OPINION

DPP men visit to county causes nightmare

MCA Gwinso

Our job as Members of County Assembly (MCAs) is not as tough as you may think: It is tougher!

It not only involves having to bear the burdens of the people we represent; it also exposes us to threats unlimited.

Well, I am used to threats from my colleagues in the County Assembly, my disgruntled creditors, or even from His Popularity the Governor.

These, I can handle. But this latest threat is now unsettling. I mean the one from the Director of Public Prosecutions (DPP), one Noordin Haji. He has set his eyes on the corrupt. Not that I am guilty, get me right.

But the thought of being pounced upon when you are least suspecting can be disturbing. I hear that Noordin’s men wait until you are in bed, cuddled and snuggled next to your heart throb then vuap!

They snatch the blanket off you and lead you, dressed or otherwise, to the nearest interrogation centre. The thought of it is enough to scare even an innocent MCA like me.

If you think I am just being paranoid, wait till you hear what happened to me the other day. I arrived home after a hectic day. Hectic because the air at work that day was saturated with rumours that Noordin’s emissaries were on the prowl in our county.

It was only until I was safely in my abode under the tender care of Mama Hirohito, my mum-in-law’s daughter, that I felt safe. Not that I am guilty of anything, I repeat. After a sumptuous supper I retired to bed, not before switching off my phone. I was in no mood to receive any calls, not even from the governor himself.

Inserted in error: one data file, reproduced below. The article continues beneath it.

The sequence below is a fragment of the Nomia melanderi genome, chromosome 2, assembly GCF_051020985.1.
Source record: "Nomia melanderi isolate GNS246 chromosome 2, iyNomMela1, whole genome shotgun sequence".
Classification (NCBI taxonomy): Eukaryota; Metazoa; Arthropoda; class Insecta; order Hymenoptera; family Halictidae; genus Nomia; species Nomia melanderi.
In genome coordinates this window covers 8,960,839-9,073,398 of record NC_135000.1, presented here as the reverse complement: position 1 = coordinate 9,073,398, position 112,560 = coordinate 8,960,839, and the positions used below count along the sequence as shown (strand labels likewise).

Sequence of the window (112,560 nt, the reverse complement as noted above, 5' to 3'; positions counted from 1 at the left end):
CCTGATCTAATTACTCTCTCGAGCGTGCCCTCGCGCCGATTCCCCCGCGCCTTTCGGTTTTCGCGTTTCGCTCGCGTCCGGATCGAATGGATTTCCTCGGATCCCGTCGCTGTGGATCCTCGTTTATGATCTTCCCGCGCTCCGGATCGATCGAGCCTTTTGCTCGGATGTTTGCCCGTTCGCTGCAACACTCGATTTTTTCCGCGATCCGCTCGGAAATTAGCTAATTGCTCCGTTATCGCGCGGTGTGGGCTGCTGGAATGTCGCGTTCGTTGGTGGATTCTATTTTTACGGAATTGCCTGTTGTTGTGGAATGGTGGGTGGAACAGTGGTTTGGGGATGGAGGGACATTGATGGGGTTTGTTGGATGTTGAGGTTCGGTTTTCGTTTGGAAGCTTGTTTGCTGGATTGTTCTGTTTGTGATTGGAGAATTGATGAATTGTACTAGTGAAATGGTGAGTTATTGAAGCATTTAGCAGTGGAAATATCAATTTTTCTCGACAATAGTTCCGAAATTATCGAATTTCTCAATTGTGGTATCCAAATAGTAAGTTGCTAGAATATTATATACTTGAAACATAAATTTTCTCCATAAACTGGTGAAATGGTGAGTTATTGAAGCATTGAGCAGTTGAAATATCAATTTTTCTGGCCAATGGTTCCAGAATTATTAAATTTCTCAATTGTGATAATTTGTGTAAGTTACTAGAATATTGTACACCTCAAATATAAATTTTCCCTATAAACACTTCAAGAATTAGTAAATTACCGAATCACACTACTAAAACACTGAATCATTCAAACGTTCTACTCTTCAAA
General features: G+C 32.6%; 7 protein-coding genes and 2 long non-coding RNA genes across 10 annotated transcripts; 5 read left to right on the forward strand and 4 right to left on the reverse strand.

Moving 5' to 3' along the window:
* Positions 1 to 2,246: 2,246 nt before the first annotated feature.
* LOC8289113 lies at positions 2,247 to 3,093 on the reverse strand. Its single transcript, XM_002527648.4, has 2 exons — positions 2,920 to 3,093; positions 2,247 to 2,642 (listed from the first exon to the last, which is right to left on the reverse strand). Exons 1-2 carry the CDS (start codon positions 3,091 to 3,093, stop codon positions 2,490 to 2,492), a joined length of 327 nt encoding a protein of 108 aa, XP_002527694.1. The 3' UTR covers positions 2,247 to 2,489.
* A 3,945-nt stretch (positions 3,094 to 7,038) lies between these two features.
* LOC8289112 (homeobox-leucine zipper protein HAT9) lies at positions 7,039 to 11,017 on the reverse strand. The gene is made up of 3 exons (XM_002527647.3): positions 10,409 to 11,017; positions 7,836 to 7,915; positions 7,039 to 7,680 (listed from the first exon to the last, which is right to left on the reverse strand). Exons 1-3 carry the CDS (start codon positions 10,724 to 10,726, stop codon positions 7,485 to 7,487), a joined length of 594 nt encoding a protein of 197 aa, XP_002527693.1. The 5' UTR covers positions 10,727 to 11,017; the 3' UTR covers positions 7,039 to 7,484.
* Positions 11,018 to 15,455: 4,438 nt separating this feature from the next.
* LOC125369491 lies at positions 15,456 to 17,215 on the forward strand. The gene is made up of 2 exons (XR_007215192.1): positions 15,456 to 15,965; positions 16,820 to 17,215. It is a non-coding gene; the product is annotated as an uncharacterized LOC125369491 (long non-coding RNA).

The knocking on the door began softly. It grew louder and louder until it could no longer be ignored. I tip-toed to the window and peeped. What I saw made my blood run cold. Standing at the door were two men.

One was clearly Noordin himself, with handcuffs dangling in his hands. The other was a man dressed in what looked like a judge’s robe. If you imagine I began trembling, well, you are right. What did these men want from me, a well-known bribe-rejecting ward rep? I stealthy reached out for my phone and dialed the governor’s number. I knew he would intervene for me for this is one man who knew I was clean.

“The number you are calling has been switched off,” came the response. Who else could I call? Oh yes, my lawyer. I dialed his number. “The number you are calling is no longer in service.” What? I had never felt so helpless. I inched back to the window and re-peeped. My tormentors were still there. I felt trapped.

Suddenly, a flash of genius hit my mind. I had some cash — real money not small change — stacked under the bed. Why not just open the door and surrender the quid to these fellows? This would surely save me from all this trouble…but wait! Giving the DPP such a huge amount of money from unidentified sources would be the height of folly. I now wished these were just criminals out for money.

“Fungua ama tuvunje mlango,” came a most horrifying voice followed by a loud banging of the door. I got into a panic mode. If these people broke the door as they were threatening, and found the money, I would be finished! I wished I had heeded Mama Hiro’s advice and banked the money. Another flash of genius: open the door and if they find the money, tell them it belongs to Mama Hiro’s Chama.

With the confidence of a cobra, I majestically strode to the door and unlocked it. On seeing me, the two intruders did not waste time. In a fraction of a second, I was being handcuffed.

“The money is not mine,” I protested. They remained mum. “Wazee, please tuheshimiane.” I squealed repeatedly as they dragged me by the waistband into the darkness…“Baba Hiro, what is it?” It was Mama Hiro’s voice. She was poking me on the shoulder. I opened my eyes and found myself lying in bed next to her. “Why are you groaning in your sleep? Are you ok?” She asked.

I just stared at her, speechless. As I told you, the job of MCA is not easy. Na si uongo!                     [email protected]

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